June 28, 2019, 10:58 a.m.
Countries: Sri Lanka
Variables: ERBG-LAW-1, LO-PRACTICE-1, ATDW-PRACTICE-2, IAW-PRACTICE-1, IAD-PRACTICE-1

"The law provides for equal employment opportunity in the public sector. Women have equal rights under civil and criminal law. Adjudication of questions related to family law--including divorce, child custody, and inheritance-- varied according to the customary law of each ethnic or religious group, resulting in discrimination" (Pg 30).
June 28, 2019, 10:58 a.m.
Countries: Sri Lanka
Variables: GEW-PRACTICE-1

"There were a number of credible reports of sexual violence against women in which the alleged perpetrators were armed forces personnel, police officers, army deserters, or members of militant groups. Many women did not file official complaints, however, due to fear of retaliation" (Pg 29). "Sexual harassment is a criminal offense carrying a maximum sentence of five years in prison. Some observers acknowledged widespread sexual harassment. Reports of the prevalence of 'survival sex,' whereby vulnerable women engaged in sexual acts for monetary and other kinds of support or compensation, especially with security force personnel, continued to emerge. One report noted members of the security forces approached a woman in the...more
June 28, 2019, 10:58 a.m.
Countries: Sri Lanka, Sri Lanka
Variables: MARR-PRACTICE-1, MARR-LAW-1, AOM-PRACTICE-1, AOM-LAW-1, AOM-DATA-2

"The minimum legal age for marriage is 18 for both men and women, although girls may marry at age 16 with parental consent. According to the 2006-07 Demographic Health Survey, 11 percent of women between the ages 20 and 24 reported being married or in a union before age 18. The Ministry of Women and Children’s Affairs conducted programs in many districts to educate the public at the village level on the complications that may result from early marriage. In a 2013 study, Emerging Concerns and Case Studies on Child Marriage in Sri Lanka, the UN Children’s Fund documented a growing list of human rights concerns, especially for young girls,...more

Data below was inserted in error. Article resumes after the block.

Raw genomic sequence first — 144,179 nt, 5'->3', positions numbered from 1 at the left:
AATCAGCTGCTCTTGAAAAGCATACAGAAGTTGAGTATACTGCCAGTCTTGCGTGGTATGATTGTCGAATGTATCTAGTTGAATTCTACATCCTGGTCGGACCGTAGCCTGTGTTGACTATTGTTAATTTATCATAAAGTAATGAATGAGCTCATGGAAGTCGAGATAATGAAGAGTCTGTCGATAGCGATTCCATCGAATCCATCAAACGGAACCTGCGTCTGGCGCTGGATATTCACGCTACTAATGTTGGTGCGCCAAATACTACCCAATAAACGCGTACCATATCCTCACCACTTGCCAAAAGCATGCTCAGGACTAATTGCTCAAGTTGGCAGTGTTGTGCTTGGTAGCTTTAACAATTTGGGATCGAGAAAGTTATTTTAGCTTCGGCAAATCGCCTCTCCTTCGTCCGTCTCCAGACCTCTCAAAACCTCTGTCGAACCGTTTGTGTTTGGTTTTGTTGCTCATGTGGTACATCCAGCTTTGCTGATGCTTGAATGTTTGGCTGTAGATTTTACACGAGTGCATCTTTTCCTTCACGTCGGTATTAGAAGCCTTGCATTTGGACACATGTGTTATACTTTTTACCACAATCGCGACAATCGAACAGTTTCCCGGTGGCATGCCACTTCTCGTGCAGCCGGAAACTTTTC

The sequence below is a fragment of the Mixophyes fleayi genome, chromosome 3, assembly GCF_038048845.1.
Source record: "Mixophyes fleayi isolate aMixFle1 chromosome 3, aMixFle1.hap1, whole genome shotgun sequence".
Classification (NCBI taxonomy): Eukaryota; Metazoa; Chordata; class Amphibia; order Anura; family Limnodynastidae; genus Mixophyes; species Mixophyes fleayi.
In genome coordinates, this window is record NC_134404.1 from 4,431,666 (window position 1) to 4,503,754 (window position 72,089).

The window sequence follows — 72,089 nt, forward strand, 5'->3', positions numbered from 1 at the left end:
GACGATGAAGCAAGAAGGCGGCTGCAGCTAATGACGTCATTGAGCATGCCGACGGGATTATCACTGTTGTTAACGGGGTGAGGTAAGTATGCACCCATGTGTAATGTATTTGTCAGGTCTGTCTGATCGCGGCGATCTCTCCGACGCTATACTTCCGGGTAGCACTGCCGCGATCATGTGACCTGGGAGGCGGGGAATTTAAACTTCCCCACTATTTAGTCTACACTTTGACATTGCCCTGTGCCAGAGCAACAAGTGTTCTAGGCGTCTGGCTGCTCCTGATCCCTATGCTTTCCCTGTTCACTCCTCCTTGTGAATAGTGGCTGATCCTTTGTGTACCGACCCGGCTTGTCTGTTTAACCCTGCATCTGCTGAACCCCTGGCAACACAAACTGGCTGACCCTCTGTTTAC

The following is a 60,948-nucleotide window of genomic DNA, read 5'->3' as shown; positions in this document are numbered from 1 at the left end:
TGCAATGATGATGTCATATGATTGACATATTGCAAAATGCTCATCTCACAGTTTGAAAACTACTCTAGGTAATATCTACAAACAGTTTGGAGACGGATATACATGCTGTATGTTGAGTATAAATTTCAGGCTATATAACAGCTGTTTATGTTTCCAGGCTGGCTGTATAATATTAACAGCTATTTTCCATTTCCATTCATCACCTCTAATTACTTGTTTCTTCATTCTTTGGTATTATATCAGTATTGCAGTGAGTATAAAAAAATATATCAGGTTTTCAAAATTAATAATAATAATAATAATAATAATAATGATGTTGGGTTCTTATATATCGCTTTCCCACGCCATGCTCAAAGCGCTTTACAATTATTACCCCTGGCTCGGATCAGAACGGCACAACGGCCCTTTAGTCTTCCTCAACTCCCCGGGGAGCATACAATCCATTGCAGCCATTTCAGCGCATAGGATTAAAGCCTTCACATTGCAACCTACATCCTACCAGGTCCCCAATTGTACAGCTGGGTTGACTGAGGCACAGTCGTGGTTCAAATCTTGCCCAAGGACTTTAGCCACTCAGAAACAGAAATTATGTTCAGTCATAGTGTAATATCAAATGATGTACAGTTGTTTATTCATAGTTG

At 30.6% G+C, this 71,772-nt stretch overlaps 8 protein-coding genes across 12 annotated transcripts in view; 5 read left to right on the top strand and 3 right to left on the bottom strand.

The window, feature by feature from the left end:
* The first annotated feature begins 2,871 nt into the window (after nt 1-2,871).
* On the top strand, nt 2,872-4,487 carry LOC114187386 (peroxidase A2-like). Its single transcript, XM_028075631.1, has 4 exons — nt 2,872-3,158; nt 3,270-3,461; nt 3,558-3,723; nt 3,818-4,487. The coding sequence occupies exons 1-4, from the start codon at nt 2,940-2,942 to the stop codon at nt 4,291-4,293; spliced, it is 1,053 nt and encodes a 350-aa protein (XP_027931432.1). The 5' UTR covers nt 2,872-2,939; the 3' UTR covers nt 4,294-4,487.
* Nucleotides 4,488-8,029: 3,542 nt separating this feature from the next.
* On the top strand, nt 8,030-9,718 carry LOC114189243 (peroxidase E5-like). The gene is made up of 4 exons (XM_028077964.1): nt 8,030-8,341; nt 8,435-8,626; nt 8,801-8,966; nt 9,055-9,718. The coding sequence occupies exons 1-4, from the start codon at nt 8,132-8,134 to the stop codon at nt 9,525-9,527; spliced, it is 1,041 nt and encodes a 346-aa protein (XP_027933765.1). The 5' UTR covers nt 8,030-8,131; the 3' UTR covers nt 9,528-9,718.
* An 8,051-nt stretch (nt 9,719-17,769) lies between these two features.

June 28, 2019, 10:58 a.m.
Countries: Sri Lanka
Variables: LRW-LAW-1, LRW-LAW-2, LRCM-LAW-1, DV-PRACTICE-1, DV-LAW-1

"The law prohibits rape and domestic violence, but enforcement of the law was inconsistent. Sexual assault, rape, and spousal abuse remained pervasive societal problems. The law specifically addresses sexual abuse and exploitation and contains provisions in rape cases for equitable burden of proof and stringent punishments. The law considers marital rape an offense only in cases of legally separated spouses. An average rape case took six to 12 years to complete" (Pg 28).
June 28, 2019, 10:58 a.m.
Countries: Sri Lanka
Variables: SEGI-PRACTICE-1, GP-DATA-5

"Many women’s organizations believed that greater sensitization of police and the judiciary was necessary to make progress in combating rape. The police Bureau for the Prevention of Abuse of Women and Children conducted awareness programs in schools and at the grassroots level, encouraging women to file complaints. Police continued to establish women’s units in police stations" (Pg 29).
June 28, 2019, 10:58 a.m.
Countries: Sri Lanka
Variables: IIP-PRACTICE-2, IIP-LAW-2